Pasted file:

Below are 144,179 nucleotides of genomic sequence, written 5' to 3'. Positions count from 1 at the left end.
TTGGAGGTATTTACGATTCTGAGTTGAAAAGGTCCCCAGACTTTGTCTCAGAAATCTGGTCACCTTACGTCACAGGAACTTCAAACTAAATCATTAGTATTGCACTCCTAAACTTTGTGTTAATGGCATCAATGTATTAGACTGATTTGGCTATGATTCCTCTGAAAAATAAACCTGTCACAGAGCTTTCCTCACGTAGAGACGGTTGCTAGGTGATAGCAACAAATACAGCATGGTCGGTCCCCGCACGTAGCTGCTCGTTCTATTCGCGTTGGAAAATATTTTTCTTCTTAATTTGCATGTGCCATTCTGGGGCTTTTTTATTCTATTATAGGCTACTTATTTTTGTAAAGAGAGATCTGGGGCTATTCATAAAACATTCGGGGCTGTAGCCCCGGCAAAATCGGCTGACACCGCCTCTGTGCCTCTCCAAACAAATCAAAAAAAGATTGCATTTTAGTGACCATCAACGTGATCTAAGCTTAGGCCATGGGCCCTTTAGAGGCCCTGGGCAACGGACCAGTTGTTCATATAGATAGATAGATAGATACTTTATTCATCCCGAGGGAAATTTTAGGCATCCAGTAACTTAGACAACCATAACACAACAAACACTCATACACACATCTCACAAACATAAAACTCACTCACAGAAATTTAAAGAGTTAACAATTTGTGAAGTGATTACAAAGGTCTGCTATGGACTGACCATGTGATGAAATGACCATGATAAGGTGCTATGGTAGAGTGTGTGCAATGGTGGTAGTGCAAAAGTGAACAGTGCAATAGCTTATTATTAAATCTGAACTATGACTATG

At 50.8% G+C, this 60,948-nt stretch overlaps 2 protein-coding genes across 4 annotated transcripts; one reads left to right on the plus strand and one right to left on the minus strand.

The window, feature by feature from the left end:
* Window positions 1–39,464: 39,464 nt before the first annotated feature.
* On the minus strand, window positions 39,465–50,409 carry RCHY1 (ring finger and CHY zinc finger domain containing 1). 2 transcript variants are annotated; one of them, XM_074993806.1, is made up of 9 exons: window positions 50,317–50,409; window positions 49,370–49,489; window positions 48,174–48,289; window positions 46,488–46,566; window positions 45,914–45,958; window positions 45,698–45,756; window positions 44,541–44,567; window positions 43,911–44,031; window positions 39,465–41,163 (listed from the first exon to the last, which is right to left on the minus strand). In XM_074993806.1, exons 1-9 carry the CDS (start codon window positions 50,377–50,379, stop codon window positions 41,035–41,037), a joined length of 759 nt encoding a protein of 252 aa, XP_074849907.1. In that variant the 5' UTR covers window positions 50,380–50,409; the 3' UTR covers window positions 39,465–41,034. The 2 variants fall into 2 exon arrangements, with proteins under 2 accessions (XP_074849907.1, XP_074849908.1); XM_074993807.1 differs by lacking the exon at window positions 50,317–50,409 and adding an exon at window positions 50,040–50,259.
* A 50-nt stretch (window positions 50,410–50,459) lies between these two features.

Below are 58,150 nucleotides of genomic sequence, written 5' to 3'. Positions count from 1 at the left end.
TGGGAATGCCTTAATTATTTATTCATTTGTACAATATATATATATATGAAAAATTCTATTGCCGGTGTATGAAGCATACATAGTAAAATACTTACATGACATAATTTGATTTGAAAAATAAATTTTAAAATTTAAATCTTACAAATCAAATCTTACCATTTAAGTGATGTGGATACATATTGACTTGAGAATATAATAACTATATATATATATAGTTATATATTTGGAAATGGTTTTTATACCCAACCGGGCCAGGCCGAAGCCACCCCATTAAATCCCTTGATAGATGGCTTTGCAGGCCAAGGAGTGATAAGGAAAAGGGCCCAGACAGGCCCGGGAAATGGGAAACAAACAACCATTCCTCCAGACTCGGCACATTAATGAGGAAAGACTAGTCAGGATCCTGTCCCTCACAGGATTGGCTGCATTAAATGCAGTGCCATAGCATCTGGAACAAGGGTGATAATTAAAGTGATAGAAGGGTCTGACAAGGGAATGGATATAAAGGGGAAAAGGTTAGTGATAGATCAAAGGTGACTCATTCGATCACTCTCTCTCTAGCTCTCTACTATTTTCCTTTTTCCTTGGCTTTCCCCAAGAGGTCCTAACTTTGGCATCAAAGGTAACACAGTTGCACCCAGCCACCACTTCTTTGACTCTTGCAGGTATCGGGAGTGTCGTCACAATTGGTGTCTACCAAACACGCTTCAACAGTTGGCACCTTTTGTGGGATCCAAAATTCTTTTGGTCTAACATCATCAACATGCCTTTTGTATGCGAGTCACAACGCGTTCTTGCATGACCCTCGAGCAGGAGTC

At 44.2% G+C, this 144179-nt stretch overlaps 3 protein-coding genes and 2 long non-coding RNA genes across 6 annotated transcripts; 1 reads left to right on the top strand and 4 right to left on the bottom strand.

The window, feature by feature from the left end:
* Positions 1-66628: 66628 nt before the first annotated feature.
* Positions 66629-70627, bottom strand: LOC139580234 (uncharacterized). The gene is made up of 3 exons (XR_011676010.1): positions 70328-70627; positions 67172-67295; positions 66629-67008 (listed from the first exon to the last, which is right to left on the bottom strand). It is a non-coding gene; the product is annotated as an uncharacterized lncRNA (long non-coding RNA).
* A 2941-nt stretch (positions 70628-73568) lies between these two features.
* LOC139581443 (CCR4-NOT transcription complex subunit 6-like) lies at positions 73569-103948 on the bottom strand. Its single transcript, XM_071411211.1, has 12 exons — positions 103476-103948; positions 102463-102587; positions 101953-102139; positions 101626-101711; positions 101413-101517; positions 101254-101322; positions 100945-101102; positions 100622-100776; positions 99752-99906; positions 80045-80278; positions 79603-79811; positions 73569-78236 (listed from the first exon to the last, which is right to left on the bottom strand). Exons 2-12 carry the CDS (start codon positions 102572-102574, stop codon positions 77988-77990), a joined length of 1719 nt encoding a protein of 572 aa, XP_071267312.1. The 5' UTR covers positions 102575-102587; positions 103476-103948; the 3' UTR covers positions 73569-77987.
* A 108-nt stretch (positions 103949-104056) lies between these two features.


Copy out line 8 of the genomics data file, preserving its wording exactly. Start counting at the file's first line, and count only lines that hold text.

Below are 58,150 nucleotides of genomic sequence, written 5' to 3'. Positions count from 1 at the left end.